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Altar cross

Altar cross

  • Date:

    1867-1874 (made)

  • Artist/Maker:

    Brooks, James, born 1825 - died 1901 (designer)

  • Materials and Techniques:

    Brass and copper

  • Museum number:


  • Gallery location:

    British Galleries, Room 122, case 8

Object Type
Ornaments on the altar, such as this cross, were the subject of dispute in the Anglican church in the 19th century. Early Christian altars had minimal adornment. However, 19th-century supporters of the re-introduction of ceremony or ritual into church services adopted the use of a large number of altar furnishings such as candlesticks, crosses, flowers and books. This practice had been common on Roman Catholic altars in the 16th and 17th centuries. Crosses were especially controversial. They were associated with Roman Catholicism in the mid-19th century, and senior Anglican clergy often ordered their removal.

Brass church furnishings, a cost-effective way to furnish a church, were especially popular in the 1860s and 1870s. The style of this cross and other metalwork designed by the architect James Brooks (1825-1901) was influential at the time. His designs were less ornate than those of architects such as A.W.N. Pugin (1812-1852) and William Burges (1827-1881) and less concerned with reproducing authentic details of medieval pieces. By the early 20th century, designs similar to those of James Brooks were offered by a number of firms including The Artificer's Guild.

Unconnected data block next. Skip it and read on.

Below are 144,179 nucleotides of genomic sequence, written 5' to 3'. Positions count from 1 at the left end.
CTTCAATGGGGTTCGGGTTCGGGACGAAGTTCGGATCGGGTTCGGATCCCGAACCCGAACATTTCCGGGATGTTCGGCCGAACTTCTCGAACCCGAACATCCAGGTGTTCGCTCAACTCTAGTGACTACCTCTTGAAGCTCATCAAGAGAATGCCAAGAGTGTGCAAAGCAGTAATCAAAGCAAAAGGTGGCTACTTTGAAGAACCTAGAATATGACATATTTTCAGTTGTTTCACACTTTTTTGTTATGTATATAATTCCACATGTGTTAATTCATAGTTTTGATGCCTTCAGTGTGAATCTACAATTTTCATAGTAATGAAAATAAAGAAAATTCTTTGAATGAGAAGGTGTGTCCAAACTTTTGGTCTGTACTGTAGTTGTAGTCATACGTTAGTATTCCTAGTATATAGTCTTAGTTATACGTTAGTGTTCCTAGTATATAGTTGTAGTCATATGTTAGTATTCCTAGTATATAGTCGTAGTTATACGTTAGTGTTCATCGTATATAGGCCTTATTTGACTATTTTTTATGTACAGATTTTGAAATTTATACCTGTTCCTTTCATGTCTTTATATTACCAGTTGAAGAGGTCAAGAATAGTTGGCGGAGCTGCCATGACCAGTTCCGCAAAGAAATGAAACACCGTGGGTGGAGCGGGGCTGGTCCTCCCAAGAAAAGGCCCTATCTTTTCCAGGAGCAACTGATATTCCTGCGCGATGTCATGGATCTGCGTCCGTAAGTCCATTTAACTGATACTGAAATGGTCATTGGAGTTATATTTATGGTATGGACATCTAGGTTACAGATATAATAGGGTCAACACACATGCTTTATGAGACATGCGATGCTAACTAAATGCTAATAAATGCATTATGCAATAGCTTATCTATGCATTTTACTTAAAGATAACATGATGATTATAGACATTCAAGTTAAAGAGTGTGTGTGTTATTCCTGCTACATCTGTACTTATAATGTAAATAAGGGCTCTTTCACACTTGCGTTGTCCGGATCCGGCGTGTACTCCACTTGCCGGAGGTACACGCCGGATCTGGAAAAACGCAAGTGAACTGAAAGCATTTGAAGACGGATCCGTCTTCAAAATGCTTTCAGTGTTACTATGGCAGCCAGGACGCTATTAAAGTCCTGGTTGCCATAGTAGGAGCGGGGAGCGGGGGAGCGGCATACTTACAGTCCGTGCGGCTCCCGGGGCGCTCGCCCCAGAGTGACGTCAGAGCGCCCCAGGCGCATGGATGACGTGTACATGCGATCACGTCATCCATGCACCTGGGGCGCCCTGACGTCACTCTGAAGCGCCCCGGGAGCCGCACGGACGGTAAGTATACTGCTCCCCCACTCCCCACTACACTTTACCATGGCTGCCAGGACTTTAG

1867-1874 (made)


Brooks, James, born 1825 - died 1901 (designer)

Materials and Techniques

Brass and copper


Height: 109 cm, Width: 55.5 cm, Depth: 30 cm

Object history note

Designed by James Brooks (born in Hatford, Oxfordshire, 1825, died in London, 1901)

Descriptive line

altar cross for St. Columba's, Haggerston

Labels and date

British Galleries:
James Brooks designed this cross for the high altar of a church that he designed in a poor area of East London. Brooks was well known for his severe Gothic designs with little ornament. His style was well suited to producing buildings and furnishings on a relatively small budget. [27/03/2003]


Christianity; Metalwork


Metalwork Collection

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